was disintegrated.

Indeed, the Democrats succeeded in creating a new government for the rule
of a society of middle class citizens. And, the middle class began to prosper under
the struggle for economic equality. Visiting the United States in 1834, Harriet
Martineau reported the prosperity of the country (Doc. D). She discovered ?the
absence of poverty, gross ignorance, and insolence of manner? as well as towns
with newspapers and libraries. She also reported on political debated with
common citizens as judges. It is quite clear that the expansion of suffrage, support
for individual rights, and advances of democratic society were responsible for the
prosperity of the time.

However, it would be both irrational and naive to assume that the ideals of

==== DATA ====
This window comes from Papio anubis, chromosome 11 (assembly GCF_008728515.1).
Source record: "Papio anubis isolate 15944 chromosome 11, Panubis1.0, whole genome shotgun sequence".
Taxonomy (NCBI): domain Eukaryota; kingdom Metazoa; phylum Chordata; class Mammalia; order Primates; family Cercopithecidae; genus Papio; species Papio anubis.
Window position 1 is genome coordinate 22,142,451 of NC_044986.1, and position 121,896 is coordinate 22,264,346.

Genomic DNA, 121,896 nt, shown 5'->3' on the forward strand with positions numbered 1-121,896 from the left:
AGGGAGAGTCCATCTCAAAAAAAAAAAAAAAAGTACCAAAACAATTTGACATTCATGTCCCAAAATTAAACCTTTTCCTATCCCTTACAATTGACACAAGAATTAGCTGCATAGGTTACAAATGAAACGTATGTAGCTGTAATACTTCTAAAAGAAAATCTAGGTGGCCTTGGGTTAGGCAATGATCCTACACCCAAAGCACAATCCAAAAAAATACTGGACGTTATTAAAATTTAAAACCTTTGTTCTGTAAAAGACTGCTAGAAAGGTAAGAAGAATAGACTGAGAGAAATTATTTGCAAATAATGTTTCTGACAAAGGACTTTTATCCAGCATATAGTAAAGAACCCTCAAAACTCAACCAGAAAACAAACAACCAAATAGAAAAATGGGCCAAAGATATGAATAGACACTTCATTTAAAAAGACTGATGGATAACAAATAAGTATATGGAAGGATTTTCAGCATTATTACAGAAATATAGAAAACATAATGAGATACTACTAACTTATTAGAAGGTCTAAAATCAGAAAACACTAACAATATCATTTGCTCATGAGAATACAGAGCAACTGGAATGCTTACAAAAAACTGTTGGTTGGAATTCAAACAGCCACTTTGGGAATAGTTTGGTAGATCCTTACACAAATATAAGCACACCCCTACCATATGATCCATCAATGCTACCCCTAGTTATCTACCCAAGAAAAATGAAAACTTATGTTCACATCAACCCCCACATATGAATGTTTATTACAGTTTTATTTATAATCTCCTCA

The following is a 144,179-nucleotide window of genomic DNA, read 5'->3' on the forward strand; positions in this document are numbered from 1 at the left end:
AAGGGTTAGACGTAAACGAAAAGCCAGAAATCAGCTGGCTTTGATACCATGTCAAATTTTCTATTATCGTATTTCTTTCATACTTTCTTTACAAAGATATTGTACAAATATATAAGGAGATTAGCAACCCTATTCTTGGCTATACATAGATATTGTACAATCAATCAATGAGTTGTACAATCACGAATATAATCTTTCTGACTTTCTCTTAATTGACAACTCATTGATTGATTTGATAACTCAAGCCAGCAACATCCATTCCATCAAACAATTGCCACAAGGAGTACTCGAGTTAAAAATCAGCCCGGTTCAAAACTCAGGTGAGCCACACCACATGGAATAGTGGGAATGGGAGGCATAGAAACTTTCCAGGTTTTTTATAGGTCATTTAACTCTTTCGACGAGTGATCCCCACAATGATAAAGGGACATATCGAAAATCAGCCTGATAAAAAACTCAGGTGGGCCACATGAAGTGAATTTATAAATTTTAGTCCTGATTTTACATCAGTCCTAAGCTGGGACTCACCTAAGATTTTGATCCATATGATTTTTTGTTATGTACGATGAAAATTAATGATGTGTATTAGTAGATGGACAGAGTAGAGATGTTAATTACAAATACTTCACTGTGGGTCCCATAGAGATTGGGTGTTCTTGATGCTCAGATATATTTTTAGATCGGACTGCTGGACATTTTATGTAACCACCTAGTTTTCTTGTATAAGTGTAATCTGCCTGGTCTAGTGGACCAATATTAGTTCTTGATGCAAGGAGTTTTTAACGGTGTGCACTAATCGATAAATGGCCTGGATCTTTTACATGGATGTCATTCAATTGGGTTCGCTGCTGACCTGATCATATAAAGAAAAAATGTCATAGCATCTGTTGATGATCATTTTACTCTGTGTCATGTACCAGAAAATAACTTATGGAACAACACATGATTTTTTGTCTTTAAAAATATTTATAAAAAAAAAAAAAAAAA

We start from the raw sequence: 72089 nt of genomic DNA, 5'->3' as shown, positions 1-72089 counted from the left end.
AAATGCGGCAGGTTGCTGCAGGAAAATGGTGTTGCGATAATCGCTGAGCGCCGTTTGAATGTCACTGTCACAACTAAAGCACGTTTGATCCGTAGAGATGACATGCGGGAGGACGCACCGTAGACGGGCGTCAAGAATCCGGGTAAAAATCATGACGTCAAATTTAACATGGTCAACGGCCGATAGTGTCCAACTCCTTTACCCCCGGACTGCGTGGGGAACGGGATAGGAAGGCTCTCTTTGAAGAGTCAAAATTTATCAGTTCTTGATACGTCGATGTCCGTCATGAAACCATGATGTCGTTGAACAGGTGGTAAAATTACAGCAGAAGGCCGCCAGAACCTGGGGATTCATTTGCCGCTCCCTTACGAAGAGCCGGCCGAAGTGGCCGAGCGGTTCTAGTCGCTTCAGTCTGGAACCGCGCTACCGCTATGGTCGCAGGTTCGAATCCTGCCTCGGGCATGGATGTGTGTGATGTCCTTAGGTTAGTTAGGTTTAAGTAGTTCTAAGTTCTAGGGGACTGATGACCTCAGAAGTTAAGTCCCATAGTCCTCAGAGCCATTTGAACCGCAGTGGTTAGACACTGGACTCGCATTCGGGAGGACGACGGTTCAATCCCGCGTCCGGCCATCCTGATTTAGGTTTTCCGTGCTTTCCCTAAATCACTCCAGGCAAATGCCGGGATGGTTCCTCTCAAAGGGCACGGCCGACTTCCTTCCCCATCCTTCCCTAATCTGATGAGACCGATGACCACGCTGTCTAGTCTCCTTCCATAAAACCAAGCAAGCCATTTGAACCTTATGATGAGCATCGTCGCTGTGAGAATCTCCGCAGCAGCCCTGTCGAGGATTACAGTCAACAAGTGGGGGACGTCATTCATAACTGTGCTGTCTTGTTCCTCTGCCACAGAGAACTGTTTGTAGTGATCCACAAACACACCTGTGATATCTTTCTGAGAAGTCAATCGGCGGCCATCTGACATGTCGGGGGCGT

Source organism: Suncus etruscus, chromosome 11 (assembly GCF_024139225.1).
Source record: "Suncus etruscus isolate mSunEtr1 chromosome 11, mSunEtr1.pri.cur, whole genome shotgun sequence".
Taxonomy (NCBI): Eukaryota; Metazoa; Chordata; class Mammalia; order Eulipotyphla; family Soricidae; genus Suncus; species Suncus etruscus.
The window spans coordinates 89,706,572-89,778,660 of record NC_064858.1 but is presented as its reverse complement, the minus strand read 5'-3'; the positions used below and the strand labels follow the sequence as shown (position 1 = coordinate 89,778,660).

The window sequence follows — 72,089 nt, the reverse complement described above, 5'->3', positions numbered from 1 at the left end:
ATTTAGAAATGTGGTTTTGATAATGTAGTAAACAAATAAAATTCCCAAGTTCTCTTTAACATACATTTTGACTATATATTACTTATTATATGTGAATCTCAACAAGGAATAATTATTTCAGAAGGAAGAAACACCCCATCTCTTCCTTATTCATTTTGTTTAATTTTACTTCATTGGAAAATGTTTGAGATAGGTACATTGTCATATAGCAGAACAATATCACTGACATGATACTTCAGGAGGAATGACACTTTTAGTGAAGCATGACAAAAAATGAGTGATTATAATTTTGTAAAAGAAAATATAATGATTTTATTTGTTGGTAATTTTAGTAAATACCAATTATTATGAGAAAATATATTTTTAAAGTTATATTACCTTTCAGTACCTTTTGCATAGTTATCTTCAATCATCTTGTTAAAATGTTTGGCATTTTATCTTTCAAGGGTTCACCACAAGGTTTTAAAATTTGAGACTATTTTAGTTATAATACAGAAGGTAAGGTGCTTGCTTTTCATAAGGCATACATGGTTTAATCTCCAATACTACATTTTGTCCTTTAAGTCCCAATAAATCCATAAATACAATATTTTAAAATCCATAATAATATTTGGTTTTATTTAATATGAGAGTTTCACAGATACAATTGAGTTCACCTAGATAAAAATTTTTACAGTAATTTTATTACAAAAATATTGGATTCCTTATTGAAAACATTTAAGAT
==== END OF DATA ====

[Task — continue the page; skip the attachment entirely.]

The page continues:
Jacksonian democrats were without flaw. And it would be preposterous to
conceive a period in American history without its low points. This holds true for
the period of 1820 – 1830 as well. A number of middle class citizens
misinterpreted democratic reforms as an opportunity to disregard decorum and
law. Philip Hone, a Whig politician, wrote descriptions of riots which erupted in
Philadelphia and large Eastern cities (Doc. E). Middle class citizens who took
advantage of individual rights caused chaos and destruction. Yet, an understanding
of human nature is necessary to continue. It must be expected that some people are
unable to handle the privileges of individualism, and a crowded city is the most
likely place for a riot to break out. Such is the situation even presently. Especially
in large cities, violence and rioting is not uncommon. A political party aimed at
better the nation can not be justly held responsible for the terrible behavior of a

The same principle holds true for the Acts and Resolutions of South
Carolina in 1835 (Doc. F). While the Jacksonian Democrats believed that the only